Strictness vs. Sympathy


My question is on strictness vs. sympathy. I know that as spiritual seekers, we are to be sympathetic/compassionate to others if we are to truly expand our awareness of all Life into the all-encompassing Christ Consciousness. Yet I also know that as yogis, we should also be strictly disciplined, non-lenient, and empowering to ourselves (Sri Yukteswarji was extremely strict, for example). So is it like a balancing act, we are to be strict on ourselves yet lenient and understanding to others?

—Rush, USA


Rush, you are quite right: it is a balancing act all the way. Sri Yukteswar was strict but only with those who accepted his training. “The gate is always open,” he would tell those who shrank from his strictness.

And yes, it is with ourselves that we should apply the fire of self-honesty and self-control and the discipline of sadhana. But these without devotion and joy will only increase ego’s hold over us. So there are limits here, too.

With others we should as you indicate be accepting and compassionate, especially, when their shortcomings impact or are aimed at us (lest we become ego-defensive). But here, too, we need not be doormat. So it is a balancing act, always.

A parent or a supervisor may have to take action and apply corrections out of duty, but even a soldier or policeman who may have to physically restrain or even kill someone, need not hate them. Thus even discipline, applied to another, can be dispensed, like the surgeon’s knife, out of a desire to help, though the medicine itself may taste bitter to the “patient.” Some children need a strong “hand” in order to receive the message, especially when their life or well-being is at stake.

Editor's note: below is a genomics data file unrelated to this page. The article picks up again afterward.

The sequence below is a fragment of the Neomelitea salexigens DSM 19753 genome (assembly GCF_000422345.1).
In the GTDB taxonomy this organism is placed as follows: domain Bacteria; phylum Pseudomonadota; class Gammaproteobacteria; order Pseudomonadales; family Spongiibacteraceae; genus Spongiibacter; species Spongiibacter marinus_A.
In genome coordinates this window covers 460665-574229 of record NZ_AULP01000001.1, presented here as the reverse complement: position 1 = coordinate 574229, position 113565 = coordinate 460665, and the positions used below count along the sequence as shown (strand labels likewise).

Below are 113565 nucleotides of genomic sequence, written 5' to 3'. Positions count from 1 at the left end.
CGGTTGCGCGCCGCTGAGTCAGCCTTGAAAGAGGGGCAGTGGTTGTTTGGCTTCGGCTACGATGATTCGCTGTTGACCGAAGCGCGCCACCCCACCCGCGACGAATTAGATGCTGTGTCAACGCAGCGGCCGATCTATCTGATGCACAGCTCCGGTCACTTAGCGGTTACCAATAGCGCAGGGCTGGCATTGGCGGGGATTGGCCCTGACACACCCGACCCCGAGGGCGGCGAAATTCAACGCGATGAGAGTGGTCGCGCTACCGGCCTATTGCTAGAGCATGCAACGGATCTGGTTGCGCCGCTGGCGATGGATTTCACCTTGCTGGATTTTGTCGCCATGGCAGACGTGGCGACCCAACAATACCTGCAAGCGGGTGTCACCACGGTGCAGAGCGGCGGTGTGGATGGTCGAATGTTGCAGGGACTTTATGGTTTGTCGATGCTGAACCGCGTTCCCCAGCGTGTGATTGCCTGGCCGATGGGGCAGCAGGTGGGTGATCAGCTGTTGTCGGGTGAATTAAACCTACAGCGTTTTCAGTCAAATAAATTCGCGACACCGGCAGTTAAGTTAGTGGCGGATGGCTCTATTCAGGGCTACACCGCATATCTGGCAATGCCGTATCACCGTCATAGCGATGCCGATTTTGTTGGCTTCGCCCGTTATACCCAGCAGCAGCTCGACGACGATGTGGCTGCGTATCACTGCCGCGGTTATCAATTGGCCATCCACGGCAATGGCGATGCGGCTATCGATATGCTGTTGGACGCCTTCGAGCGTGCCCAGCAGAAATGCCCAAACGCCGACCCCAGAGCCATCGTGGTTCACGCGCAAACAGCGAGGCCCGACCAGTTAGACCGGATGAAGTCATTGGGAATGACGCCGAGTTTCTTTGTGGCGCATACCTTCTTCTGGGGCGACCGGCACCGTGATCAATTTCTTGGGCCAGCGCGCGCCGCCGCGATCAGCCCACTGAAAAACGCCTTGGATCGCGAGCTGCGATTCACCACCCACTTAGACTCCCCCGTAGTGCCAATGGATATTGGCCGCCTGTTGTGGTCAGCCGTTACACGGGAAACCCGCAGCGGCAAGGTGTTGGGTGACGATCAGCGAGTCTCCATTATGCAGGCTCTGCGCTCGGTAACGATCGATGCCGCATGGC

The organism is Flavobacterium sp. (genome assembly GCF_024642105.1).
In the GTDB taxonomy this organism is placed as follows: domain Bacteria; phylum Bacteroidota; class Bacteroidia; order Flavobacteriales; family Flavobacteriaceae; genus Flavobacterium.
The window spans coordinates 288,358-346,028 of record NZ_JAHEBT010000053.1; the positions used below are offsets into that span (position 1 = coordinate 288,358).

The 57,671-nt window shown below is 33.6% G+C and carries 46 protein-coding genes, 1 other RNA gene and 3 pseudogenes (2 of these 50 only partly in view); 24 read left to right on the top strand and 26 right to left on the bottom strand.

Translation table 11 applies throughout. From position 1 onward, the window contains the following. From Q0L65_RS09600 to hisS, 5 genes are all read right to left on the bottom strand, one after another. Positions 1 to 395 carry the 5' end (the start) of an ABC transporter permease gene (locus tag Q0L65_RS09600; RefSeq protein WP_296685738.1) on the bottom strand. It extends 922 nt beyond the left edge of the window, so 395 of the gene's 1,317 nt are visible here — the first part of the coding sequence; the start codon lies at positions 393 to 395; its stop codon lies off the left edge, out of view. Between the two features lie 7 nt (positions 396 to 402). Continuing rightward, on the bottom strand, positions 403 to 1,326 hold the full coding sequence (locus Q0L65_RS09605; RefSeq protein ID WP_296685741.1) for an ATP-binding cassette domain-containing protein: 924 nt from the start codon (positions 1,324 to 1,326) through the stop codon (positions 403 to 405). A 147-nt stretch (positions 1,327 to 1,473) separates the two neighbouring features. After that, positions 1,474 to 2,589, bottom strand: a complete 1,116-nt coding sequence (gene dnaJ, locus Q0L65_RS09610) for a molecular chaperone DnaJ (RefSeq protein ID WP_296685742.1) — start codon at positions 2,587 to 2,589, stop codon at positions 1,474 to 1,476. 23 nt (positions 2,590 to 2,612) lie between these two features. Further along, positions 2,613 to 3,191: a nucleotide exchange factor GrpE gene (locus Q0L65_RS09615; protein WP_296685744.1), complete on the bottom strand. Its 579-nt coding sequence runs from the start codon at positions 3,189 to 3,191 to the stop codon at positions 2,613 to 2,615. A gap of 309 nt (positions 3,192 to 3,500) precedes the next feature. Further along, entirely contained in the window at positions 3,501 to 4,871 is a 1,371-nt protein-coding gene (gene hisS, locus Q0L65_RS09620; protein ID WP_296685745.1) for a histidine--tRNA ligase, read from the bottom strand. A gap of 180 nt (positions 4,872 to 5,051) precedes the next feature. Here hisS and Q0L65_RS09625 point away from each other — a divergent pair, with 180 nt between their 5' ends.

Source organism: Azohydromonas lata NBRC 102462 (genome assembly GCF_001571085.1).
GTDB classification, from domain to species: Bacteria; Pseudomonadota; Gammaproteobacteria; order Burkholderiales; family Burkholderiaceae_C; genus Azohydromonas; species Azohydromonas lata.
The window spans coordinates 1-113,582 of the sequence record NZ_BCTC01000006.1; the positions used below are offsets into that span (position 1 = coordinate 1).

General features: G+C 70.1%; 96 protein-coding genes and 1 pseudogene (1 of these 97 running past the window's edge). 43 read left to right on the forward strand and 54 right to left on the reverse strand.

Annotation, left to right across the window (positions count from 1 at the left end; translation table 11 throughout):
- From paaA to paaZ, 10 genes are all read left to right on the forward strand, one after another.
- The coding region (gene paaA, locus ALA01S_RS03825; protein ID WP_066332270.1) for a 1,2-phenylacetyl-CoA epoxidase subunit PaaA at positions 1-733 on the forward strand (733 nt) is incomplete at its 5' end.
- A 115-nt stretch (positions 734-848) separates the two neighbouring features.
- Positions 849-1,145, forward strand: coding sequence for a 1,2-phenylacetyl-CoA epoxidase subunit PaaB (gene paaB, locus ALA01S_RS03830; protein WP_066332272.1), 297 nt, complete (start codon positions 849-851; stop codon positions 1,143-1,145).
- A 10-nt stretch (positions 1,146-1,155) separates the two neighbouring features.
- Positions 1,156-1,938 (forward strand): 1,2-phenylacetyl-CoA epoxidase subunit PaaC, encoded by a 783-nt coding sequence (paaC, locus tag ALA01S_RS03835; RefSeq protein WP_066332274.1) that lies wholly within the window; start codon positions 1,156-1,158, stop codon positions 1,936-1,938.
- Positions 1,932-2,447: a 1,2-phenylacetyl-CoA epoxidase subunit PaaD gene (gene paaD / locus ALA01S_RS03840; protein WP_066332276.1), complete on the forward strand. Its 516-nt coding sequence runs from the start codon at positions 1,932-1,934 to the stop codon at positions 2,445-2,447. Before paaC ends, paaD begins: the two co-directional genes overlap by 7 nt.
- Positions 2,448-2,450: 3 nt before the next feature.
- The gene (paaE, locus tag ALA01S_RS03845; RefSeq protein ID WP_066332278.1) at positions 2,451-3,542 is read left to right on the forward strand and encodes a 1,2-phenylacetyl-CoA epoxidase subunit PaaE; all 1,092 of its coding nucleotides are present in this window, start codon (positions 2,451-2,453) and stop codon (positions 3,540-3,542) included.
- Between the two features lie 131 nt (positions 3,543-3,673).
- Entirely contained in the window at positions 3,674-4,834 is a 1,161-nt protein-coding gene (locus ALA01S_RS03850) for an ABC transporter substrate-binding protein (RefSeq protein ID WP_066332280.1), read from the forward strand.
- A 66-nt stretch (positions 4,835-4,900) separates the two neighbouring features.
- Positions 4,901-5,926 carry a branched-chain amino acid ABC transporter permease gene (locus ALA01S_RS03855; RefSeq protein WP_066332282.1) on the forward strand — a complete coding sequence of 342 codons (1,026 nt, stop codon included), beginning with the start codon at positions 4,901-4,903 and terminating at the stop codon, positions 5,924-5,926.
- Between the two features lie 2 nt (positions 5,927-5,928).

In the Autobiography of a Yogi I recall a quote that was used to describe Sri Yukteswar: “‘Softer than the flower where kindness is concerned’ stronger than thunder, where principles are at stake.”

There is no substitute for one’s own intuition, goodwill, and wisdom born of true teachings and life experience, and, importantly, God’s grace through attunement with the guru.

In the history of saints you will find those who were strict and those from whom “no censure passed.” There is, therefore, no rule beyond the heart’s knowing. That is a tall order, for sure, but it gets back to being “even-minded and cheerful under all circumstances;” acting, but not re-acting; asking inwardly for guidance if not before, if not in the moment, at least with introspection after the day is done.

Blessings to you,

Nayaswami Hriman